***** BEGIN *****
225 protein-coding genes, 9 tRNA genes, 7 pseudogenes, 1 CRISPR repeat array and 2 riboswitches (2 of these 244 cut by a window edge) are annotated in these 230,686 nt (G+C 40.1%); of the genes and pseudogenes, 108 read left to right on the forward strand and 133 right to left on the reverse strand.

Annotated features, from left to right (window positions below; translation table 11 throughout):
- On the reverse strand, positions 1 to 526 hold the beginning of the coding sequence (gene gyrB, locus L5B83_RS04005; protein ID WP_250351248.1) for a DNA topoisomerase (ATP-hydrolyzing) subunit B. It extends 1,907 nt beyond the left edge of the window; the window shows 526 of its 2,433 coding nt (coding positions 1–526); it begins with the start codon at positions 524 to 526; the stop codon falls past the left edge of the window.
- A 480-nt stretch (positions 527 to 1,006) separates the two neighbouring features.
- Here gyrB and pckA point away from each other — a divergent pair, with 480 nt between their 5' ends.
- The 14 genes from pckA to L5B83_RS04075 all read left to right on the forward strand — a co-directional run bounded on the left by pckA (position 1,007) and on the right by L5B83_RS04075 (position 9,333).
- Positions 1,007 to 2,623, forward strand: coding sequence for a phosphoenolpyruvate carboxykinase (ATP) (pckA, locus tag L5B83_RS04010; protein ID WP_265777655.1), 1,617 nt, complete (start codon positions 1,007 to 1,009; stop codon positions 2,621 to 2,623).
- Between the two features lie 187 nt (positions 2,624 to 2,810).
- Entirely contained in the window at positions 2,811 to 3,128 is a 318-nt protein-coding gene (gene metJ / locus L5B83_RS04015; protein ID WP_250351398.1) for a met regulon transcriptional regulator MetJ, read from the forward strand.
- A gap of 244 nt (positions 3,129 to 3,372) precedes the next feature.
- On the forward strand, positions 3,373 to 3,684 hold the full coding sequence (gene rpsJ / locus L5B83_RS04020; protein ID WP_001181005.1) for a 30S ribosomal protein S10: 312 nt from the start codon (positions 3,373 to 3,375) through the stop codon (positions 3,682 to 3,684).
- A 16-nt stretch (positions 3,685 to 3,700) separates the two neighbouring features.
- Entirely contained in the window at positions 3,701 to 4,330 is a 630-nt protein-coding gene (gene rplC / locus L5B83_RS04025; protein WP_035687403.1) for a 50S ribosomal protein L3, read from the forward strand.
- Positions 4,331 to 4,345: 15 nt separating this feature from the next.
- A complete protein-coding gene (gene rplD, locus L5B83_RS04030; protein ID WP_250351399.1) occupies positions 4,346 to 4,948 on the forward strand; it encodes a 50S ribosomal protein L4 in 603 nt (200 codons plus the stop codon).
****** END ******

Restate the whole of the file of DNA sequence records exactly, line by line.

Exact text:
225 protein-coding genes, 9 tRNA genes, 7 pseudogenes, 1 CRISPR repeat array and 2 riboswitches (2 of these 244 cut by a window edge) are annotated in these 230,686 nt (G+C 40.1%); of the genes and pseudogenes, 108 read left to right on the forward strand and 133 right to left on the reverse strand.

Annotated features, from left to right (window positions below; translation table 11 throughout):
- On the reverse strand, positions 1 to 526 hold the beginning of the coding sequence (gene gyrB, locus L5B83_RS04005; protein ID WP_250351248.1) for a DNA topoisomerase (ATP-hydrolyzing) subunit B. It extends 1,907 nt beyond the left edge of the window; the window shows 526 of its 2,433 coding nt (coding positions 1–526); it begins with the start codon at positions 524 to 526; the stop codon falls past the left edge of the window.
- A 480-nt stretch (positions 527 to 1,006) separates the two neighbouring features.
- Here gyrB and pckA point away from each other — a divergent pair, with 480 nt between their 5' ends.
- The 14 genes from pckA to L5B83_RS04075 all read left to right on the forward strand — a co-directional run bounded on the left by pckA (position 1,007) and on the right by L5B83_RS04075 (position 9,333).
- Positions 1,007 to 2,623, forward strand: coding sequence for a phosphoenolpyruvate carboxykinase (ATP) (pckA, locus tag L5B83_RS04010; protein ID WP_265777655.1), 1,617 nt, complete (start codon positions 1,007 to 1,009; stop codon positions 2,621 to 2,623).
- Between the two features lie 187 nt (positions 2,624 to 2,810).
- Entirely contained in the window at positions 2,811 to 3,128 is a 318-nt protein-coding gene (gene metJ / locus L5B83_RS04015; protein ID WP_250351398.1) for a met regulon transcriptional regulator MetJ, read from the forward strand.
- A gap of 244 nt (positions 3,129 to 3,372) precedes the next feature.
- On the forward strand, positions 3,373 to 3,684 hold the full coding sequence (gene rpsJ / locus L5B83_RS04020; protein ID WP_001181005.1) for a 30S ribosomal protein S10: 312 nt from the start codon (positions 3,373 to 3,375) through the stop codon (positions 3,682 to 3,684).
- A 16-nt stretch (positions 3,685 to 3,700) separates the two neighbouring features.
- Entirely contained in the window at positions 3,701 to 4,330 is a 630-nt protein-coding gene (gene rplC / locus L5B83_RS04025; protein WP_035687403.1) for a 50S ribosomal protein L3, read from the forward strand.
- Positions 4,331 to 4,345: 15 nt separating this feature from the next.
- A complete protein-coding gene (gene rplD, locus L5B83_RS04030; protein ID WP_250351399.1) occupies positions 4,346 to 4,948 on the forward strand; it encodes a 50S ribosomal protein L4 in 603 nt (200 codons plus the stop codon).